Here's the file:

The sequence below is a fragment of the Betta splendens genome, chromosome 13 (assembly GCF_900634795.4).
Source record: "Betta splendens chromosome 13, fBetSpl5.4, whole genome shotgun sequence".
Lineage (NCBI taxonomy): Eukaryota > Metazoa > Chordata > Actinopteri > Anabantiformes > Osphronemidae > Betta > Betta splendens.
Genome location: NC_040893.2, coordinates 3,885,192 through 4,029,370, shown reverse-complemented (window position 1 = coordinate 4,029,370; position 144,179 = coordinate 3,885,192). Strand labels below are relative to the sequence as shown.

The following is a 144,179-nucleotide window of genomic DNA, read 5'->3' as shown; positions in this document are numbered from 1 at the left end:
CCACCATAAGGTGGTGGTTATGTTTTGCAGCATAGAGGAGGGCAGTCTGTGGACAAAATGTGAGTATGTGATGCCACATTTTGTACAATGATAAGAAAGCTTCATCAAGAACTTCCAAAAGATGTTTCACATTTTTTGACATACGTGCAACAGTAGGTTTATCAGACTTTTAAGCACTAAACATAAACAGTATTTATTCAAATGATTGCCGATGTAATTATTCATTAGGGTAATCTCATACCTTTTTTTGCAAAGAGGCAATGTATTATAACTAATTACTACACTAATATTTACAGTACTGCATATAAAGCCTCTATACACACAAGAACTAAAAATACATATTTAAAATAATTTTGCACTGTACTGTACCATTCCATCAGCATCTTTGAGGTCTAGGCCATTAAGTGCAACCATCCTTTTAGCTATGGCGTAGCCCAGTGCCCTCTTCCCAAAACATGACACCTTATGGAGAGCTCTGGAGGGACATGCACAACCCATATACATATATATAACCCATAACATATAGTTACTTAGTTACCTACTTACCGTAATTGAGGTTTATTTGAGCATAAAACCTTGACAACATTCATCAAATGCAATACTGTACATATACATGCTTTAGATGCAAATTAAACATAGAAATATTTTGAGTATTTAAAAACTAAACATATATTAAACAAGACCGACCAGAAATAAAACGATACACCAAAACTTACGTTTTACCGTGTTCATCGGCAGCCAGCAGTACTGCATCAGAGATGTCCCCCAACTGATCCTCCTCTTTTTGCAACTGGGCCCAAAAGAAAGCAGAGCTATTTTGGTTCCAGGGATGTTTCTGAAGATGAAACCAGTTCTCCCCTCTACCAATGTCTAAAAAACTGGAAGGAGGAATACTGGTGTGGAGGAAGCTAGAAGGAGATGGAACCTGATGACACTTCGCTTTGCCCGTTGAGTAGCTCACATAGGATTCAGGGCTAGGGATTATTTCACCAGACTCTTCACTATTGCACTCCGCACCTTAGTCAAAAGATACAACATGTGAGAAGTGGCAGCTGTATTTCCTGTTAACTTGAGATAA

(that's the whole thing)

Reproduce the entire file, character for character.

The sequence below is a fragment of the Betta splendens genome, chromosome 13 (assembly GCF_900634795.4).
Source record: "Betta splendens chromosome 13, fBetSpl5.4, whole genome shotgun sequence".
Lineage (NCBI taxonomy): Eukaryota > Metazoa > Chordata > Actinopteri > Anabantiformes > Osphronemidae > Betta > Betta splendens.
Genome location: NC_040893.2, coordinates 3,885,192 through 4,029,370, shown reverse-complemented (window position 1 = coordinate 4,029,370; position 144,179 = coordinate 3,885,192). Strand labels below are relative to the sequence as shown.

The following is a 144,179-nucleotide window of genomic DNA, read 5'->3' as shown; positions in this document are numbered from 1 at the left end:
CCACCATAAGGTGGTGGTTATGTTTTGCAGCATAGAGGAGGGCAGTCTGTGGACAAAATGTGAGTATGTGATGCCACATTTTGTACAATGATAAGAAAGCTTCATCAAGAACTTCCAAAAGATGTTTCACATTTTTTGACATACGTGCAACAGTAGGTTTATCAGACTTTTAAGCACTAAACATAAACAGTATTTATTCAAATGATTGCCGATGTAATTATTCATTAGGGTAATCTCATACCTTTTTTTGCAAAGAGGCAATGTATTATAACTAATTACTACACTAATATTTACAGTACTGCATATAAAGCCTCTATACACACAAGAACTAAAAATACATATTTAAAATAATTTTGCACTGTACTGTACCATTCCATCAGCATCTTTGAGGTCTAGGCCATTAAGTGCAACCATCCTTTTAGCTATGGCGTAGCCCAGTGCCCTCTTCCCAAAACATGACACCTTATGGAGAGCTCTGGAGGGACATGCACAACCCATATACATATATATAACCCATAACATATAGTTACTTAGTTACCTACTTACCGTAATTGAGGTTTATTTGAGCATAAAACCTTGACAACATTCATCAAATGCAATACTGTACATATACATGCTTTAGATGCAAATTAAACATAGAAATATTTTGAGTATTTAAAAACTAAACATATATTAAACAAGACCGACCAGAAATAAAACGATACACCAAAACTTACGTTTTACCGTGTTCATCGGCAGCCAGCAGTACTGCATCAGAGATGTCCCCCAACTGATCCTCCTCTTTTTGCAACTGGGCCCAAAAGAAAGCAGAGCTATTTTGGTTCCAGGGATGTTTCTGAAGATGAAACCAGTTCTCCCCTCTACCAATGTCTAAAAAACTGGAAGGAGGAATACTGGTGTGGAGGAAGCTAGAAGGAGATGGAACCTGATGACACTTCGCTTTGCCCGTTGAGTAGCTCACATAGGATTCAGGGCTAGGGATTATTTCACCAGACTCTTCACTATTGCACTCCGCACCTTAGTCAAAAGATACAACATGTGAGAAGTGGCAGCTGTATTTCCTGTTAACTTGAGATAA